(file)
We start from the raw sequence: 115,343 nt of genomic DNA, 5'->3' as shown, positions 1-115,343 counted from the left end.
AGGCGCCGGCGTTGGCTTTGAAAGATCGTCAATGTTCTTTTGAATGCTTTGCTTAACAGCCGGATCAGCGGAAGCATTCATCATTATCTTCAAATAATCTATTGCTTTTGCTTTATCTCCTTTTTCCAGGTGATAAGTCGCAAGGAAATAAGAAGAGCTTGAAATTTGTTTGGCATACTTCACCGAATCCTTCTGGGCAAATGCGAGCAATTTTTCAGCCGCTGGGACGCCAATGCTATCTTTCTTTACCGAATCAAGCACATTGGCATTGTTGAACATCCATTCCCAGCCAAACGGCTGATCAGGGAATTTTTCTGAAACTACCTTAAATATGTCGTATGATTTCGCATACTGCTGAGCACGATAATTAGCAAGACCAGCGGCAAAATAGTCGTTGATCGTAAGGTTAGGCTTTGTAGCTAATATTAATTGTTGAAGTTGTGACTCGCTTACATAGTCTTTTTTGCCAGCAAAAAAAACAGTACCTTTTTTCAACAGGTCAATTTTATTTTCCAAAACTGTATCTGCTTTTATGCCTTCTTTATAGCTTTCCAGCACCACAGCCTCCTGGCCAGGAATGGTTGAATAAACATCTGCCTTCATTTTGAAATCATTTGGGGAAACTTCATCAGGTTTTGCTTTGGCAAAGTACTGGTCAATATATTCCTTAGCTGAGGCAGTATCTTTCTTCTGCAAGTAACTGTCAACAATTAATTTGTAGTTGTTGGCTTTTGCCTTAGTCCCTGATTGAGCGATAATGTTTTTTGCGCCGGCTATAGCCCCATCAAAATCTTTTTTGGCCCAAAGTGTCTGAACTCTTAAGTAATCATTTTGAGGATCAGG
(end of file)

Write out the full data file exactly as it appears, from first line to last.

We start from the raw sequence: 115,343 nt of genomic DNA, 5'->3' as shown, positions 1-115,343 counted from the left end.
AGGCGCCGGCGTTGGCTTTGAAAGATCGTCAATGTTCTTTTGAATGCTTTGCTTAACAGCCGGATCAGCGGAAGCATTCATCATTATCTTCAAATAATCTATTGCTTTTGCTTTATCTCCTTTTTCCAGGTGATAAGTCGCAAGGAAATAAGAAGAGCTTGAAATTTGTTTGGCATACTTCACCGAATCCTTCTGGGCAAATGCGAGCAATTTTTCAGCCGCTGGGACGCCAATGCTATCTTTCTTTACCGAATCAAGCACATTGGCATTGTTGAACATCCATTCCCAGCCAAACGGCTGATCAGGGAATTTTTCTGAAACTACCTTAAATATGTCGTATGATTTCGCATACTGCTGAGCACGATAATTAGCAAGACCAGCGGCAAAATAGTCGTTGATCGTAAGGTTAGGCTTTGTAGCTAATATTAATTGTTGAAGTTGTGACTCGCTTACATAGTCTTTTTTGCCAGCAAAAAAAACAGTACCTTTTTTCAACAGGTCAATTTTATTTTCCAAAACTGTATCTGCTTTTATGCCTTCTTTATAGCTTTCCAGCACCACAGCCTCCTGGCCAGGAATGGTTGAATAAACATCTGCCTTCATTTTGAAATCATTTGGGGAAACTTCATCAGGTTTTGCTTTGGCAAAGTACTGGTCAATATATTCCTTAGCTGAGGCAGTATCTTTCTTCTGCAAGTAACTGTCAACAATTAATTTGTAGTTGTTGGCTTTTGCCTTAGTCCCTGATTGAGCGATAATGTTTTTTGCGCCGGCTATAGCCCCATCAAAATCTTTTTTGGCCCAAAGTGTCTGAACTCTTAAGTAATCATTTTGAGGATCAGG